Wednesday, February 27, 2019
Jared Diamond. the Worst Mistake in the History Essay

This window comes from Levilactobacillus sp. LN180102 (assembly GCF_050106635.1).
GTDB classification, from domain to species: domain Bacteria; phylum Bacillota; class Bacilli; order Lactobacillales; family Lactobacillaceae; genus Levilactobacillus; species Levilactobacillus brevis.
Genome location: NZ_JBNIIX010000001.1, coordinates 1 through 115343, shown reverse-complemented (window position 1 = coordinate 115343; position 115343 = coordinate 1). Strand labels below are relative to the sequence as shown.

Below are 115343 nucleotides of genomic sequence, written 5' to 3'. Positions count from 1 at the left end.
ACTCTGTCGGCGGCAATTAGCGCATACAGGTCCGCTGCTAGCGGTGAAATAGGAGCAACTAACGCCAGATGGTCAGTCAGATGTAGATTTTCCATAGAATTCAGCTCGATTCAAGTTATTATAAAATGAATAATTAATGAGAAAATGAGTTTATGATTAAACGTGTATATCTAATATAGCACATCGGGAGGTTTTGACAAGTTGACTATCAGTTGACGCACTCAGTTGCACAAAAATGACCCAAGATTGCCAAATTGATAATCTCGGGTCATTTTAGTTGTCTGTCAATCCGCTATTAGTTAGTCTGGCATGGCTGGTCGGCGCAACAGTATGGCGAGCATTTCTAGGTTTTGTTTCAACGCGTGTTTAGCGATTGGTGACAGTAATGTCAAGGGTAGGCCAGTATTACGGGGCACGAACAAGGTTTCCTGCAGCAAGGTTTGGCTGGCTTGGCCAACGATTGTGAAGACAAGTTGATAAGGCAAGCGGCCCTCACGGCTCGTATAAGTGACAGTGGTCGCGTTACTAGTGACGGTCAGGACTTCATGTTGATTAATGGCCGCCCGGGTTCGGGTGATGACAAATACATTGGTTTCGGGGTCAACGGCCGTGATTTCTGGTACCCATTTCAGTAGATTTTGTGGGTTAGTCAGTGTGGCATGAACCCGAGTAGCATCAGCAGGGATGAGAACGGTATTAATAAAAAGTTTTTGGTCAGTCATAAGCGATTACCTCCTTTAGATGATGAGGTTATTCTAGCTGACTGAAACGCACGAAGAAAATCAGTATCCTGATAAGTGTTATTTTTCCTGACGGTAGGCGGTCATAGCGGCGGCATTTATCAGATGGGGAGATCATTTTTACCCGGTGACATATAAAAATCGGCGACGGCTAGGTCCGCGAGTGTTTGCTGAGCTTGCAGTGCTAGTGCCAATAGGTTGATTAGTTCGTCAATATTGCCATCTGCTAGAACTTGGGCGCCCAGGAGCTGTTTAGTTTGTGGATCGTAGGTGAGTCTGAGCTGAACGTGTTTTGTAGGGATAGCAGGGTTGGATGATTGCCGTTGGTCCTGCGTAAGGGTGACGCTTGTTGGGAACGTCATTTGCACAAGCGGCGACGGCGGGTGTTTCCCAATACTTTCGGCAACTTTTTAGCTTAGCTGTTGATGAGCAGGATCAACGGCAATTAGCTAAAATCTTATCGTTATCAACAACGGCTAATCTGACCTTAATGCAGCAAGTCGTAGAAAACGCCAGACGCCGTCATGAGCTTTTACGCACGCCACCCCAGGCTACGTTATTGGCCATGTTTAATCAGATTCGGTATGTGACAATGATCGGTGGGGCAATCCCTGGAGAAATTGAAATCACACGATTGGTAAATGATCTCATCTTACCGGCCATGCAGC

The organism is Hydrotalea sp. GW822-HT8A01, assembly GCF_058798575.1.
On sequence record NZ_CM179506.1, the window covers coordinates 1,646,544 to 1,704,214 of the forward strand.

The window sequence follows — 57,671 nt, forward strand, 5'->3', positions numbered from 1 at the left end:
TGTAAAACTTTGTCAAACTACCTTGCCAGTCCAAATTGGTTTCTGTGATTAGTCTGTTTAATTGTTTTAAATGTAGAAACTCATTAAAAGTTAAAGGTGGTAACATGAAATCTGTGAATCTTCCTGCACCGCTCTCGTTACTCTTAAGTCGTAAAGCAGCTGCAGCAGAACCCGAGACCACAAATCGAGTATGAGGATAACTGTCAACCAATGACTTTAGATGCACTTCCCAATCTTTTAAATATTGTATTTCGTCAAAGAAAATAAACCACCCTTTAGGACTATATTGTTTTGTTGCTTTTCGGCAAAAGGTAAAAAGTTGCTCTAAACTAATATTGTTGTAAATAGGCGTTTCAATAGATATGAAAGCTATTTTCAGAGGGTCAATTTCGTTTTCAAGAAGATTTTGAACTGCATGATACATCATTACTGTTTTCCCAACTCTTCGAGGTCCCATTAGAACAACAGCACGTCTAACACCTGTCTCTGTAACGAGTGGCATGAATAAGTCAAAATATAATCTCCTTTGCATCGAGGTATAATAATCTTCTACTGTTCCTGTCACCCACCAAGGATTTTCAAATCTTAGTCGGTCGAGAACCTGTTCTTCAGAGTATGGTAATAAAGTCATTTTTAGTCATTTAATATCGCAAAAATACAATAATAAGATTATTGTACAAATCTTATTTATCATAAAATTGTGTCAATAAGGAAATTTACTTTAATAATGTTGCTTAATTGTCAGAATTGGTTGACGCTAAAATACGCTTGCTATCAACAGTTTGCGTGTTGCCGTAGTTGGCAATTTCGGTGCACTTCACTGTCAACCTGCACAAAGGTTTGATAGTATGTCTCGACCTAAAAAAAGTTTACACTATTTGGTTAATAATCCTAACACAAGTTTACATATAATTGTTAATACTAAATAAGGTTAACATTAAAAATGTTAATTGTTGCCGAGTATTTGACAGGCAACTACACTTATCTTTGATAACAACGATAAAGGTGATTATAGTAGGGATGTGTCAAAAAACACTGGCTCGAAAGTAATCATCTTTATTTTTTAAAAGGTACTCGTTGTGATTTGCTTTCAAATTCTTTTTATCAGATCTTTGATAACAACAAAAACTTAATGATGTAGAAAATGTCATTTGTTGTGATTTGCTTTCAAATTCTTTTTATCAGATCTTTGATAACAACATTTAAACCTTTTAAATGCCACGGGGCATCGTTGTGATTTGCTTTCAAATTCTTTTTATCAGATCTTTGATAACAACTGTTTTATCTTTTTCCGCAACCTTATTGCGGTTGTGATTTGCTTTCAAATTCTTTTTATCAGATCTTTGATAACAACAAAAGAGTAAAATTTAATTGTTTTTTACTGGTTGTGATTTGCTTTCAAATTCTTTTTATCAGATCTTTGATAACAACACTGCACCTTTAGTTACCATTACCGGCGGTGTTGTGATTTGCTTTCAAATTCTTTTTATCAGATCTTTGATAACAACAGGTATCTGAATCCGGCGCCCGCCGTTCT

Jared rhomb. The Worst Mistake in the History of the Human incline Jared Diamond writes about the consequences of agriculture on the human race. He suggests that the soonest farming societies did not have an easier more productive lifestyle than hunter-gatherer societies, depraved to popular belief. For example, the Kalahari Bushmen spend a mere average of 12 to 19 hours a week to getting food, and on average sleep a lot, work less hard, and have more free time than flock in hunter- gatherer societies.Another consequence agriculture had on mankind is their diets. Hunter-gatherers eat many various unhinged plants and animals therefore, they have bettor victual than farmers who generally only eat the limited variety of crops they produce. For example, the Kalahari Bushmens fooling intake was 2,140 calories and 93 grams of protein, whereas farmers gave up good viandsal crops for cheap calories run aground in their starchy crops. In my own opinion, I believe that Diamonds pap er is for the most part skewed for the reason that he has a great anti-progressivist incline.Whenever Diamond makes a direct comparing in the midst of farming and hunter- gatherer societies, he shows all the positives for hunter-gatherer and the negatives for farmer societies. For example, when Diamond is study the nutrition of the two societies, he talks about the balance of nutrients and diet, he mentions that the Kalahari Bushmen eat a variety of over 75 different wild plants and receive more calories than needed. On the other hand, he mentions the fact that thousands of Irish farmers died during the potato famine during the 1840s.Another example of how Diamonds bias towards the gatherer side affects the paper is when he tries to compare the Bushmen to the Ethiopian farmers. The parity is trying to show that being a gatherer is a better choice by comparing Kalahari Bushmen to the Ethiopian farmers. This is not an equal comparison because he uses the Kalahari Bushmen who are apparently above average on nutrition and one of the most successful Hunter-gatherer societies to one of the lower, undernourished farming societies in Ethiopia.